AYA inclusion criteria were: aged 16–32 years old and diagnosed with cancer or a blood disorder at least three months prior to recruitment (to allow participants time to adjust to their diagnosis and treatment). AYA exclusion criteria were: inability to read and write English; co-morbidity; major developmental disorder; receiving end-of-life care; recently diagnosed; or involved in a concurrent “late effects” study. Proxies were also recruited; the only proxy exclusion criterion was lack of English literacy. Recruitment occurred from 1st July 2003 to 31st May 2004 via three Sydney hospitals: Sydney Children’s Hospital, Prince of Wales Hospital, and Royal Hospital for Women. Eligible AYA participants were identified from databases or patient records by a member of the medical team in liaison with the hospital research scientist, database managers, or clinical nurse consultant. Permission was sought from the treating clinician to approach eligible patients. Most AYA participants were recruited by phone after receiving an introductory letter from their treating clinician; some were recruited on wards or at out-patient clinics. All participants provided informed, written consent, and could withdraw at any time. Permission was gained from AYA participants to approach their nominated proxy/caregiver. If the nominated proxy was absent, and the young adult patient agreed, the proxy was contacted and recruited, usually by phone and post.

The study was approved by the Scientific Review Committees of the South Eastern Sydney Area Health Service and Royal Hospital for Women, and the University of Technology Sydney Human Ethics Research Committee.

The PedsQL instruments

The PedsQL 4.0 Generic Core Scales and PedsQL 3.0 Cancer Module adolescent forms were used after minor modification in wording for AYA (described below). The generic core scales contain 23 items grouped into four scales—Physical Health Summary Score (eight items), Emotional (five items), Social (five items), and School (five items)—plus composite scales for a Total Scale Score (23 items) and a Psychosocial Health Summary Score (the sum of Emotional, Social, and Study/Work functioning, 15 items). The cancer module contains 27 items, grouped into eight scales—Pain and Hurt (two items); Nausea (five items); Procedural Anxiety (three items); Treatment Anxiety (three items); Worry (three items); Cognitive Problems (five items); Perceived Physical Appearance (three items); and Communication (three items) [14, 15, 16, 17, 18, 19, 20].

Modifications to PedsQL instruments for AYA

The existing adolescent report (ages 13–18 years) and associated parent report of the Generic Core Scales and the Cancer Module were used as the basis for the corresponding AYA forms. The modifications were based on feedback from two focus groups conducted by the first author (JE) in Auckland, New Zealand, in 1999; one group comprised a dozen AYA patients and family members, the other comprised eight health and allied health professionals, including nurses, doctors, and social workers who cared for AYA patients. The instruments’ principal developer and copyright holder, Professor James Varni, approved the proposed wording modifications (Table 1). The most substantial change was to the school functioning scale of the Generic Core Scales, in which references to school were rephrased to reflect this mildly older age group’s engagement in combinations of study and work.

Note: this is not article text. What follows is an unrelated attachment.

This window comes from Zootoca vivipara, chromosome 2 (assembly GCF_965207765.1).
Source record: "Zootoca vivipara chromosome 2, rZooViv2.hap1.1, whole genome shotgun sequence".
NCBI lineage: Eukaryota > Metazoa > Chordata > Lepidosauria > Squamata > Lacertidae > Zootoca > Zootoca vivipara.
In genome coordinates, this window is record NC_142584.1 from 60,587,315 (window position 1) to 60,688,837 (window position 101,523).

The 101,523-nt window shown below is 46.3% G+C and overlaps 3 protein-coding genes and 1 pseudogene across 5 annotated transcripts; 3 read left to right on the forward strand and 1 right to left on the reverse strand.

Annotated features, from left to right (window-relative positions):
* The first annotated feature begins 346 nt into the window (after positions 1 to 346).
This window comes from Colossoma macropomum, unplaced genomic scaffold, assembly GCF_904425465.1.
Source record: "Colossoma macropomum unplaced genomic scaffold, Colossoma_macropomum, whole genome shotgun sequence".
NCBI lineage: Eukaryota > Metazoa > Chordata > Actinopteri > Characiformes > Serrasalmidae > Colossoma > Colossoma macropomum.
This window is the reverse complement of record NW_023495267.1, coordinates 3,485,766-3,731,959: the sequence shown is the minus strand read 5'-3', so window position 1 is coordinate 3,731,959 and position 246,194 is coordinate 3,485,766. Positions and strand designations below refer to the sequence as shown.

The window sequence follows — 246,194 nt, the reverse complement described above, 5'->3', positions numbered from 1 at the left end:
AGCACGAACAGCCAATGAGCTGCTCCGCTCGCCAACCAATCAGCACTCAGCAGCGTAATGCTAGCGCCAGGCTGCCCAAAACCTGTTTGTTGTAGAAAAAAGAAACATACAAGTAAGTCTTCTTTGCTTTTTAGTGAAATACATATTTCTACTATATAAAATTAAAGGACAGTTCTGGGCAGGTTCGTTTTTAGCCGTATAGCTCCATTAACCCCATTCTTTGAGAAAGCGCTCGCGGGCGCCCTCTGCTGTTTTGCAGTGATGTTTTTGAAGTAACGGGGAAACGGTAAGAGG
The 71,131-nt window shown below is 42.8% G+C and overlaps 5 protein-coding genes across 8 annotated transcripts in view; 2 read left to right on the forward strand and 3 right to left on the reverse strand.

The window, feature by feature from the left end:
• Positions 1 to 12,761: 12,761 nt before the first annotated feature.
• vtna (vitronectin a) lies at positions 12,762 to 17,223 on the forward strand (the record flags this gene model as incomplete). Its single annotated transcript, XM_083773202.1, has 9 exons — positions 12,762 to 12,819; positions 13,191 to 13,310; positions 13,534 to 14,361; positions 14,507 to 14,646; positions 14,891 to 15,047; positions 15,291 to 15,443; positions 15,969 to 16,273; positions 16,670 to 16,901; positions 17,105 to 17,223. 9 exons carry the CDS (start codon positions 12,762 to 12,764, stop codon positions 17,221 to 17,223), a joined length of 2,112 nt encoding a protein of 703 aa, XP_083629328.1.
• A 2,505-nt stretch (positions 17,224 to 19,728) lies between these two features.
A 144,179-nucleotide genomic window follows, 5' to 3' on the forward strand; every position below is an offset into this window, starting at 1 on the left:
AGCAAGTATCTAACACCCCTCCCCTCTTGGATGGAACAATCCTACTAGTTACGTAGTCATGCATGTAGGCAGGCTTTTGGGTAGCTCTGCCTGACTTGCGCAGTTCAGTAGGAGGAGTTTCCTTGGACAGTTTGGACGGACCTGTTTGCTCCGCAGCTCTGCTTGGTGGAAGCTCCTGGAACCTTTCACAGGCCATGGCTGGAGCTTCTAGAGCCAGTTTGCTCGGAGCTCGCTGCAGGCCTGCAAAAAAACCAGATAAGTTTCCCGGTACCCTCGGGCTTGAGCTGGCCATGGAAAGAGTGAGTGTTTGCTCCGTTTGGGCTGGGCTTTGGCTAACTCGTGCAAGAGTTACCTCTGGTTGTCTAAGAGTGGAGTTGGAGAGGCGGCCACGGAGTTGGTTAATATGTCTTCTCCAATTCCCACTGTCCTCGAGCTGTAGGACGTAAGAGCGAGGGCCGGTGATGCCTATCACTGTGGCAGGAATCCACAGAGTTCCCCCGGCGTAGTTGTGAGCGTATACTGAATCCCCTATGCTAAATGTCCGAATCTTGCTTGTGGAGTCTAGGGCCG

Table 1

Modifications to the existing adolescent report and associated parent report of the PedsQL Generic Core Scales (GC) and PedsQL Cancer Module (CM) to create the adolescent and young adult (AYA) self-report and associated proxy-report forms

Adolescent form

Adolescent and young adult form

Instrument, domain and item numbers

Ages 13–18

Ages 16–24 (incl.)

GC and CM—instrument front page

Teen or teens

Young person or young people or young adult(s)

GC and CM—instrument front page; social functioning: items 1–5

School

Study/work or study

GC, work/study functioning, items 4 and 5; GC, cognitive problems, item 3

Class

Class/at work

GC, work/study functioning, item 1

Schoolwork

Study/work duties

GC, work/study functioning, item 3

Child

Child/charge

GC and CM (proxy-report only)

The Generic Core Scales and the Cancer Module have the same item stem and response options, and are as in the adolescent forms. The item stem in the AYA forms asks: “In the past one month, how much of a problem has this been for you”. In the corresponding proxy forms, it asks: “In the past month, how much of a problem has your charge/child had with…” and the item descriptions are written in the third person rather than the first person. The response options are the same for both AYA and proxy forms: 0 = never; 1 = almost never; 2 = sometimes; 3 = often; 4 = almost always.

Memorial symptom assessment scale (MSAS)

We tested the clinical validity of the HRQOL measures [21] against the memorial symptom assessment scale (MSAS) [22, 23], an external criterion, rather than use the more general divisions used by Varni et al. in earlier work (on-treatment in the past 12 months versus off-treatment for more than 12 months [14, 20] and chronically ill versus acutely ill and healthy populations of young people [15]). The MSAS [22, 23] is a previously validated 30-item patient-rated instrument which provides multidimensional information about the symptoms experienced by people with cancer in the past week. It was used to categorise AYA participants into three known groups based on the tertiles of the sample’s MSAS-PHYS scores: Mild (0–0.19), Moderate (0.20–0.99), and Severe (1.0–4.0) Symptoms.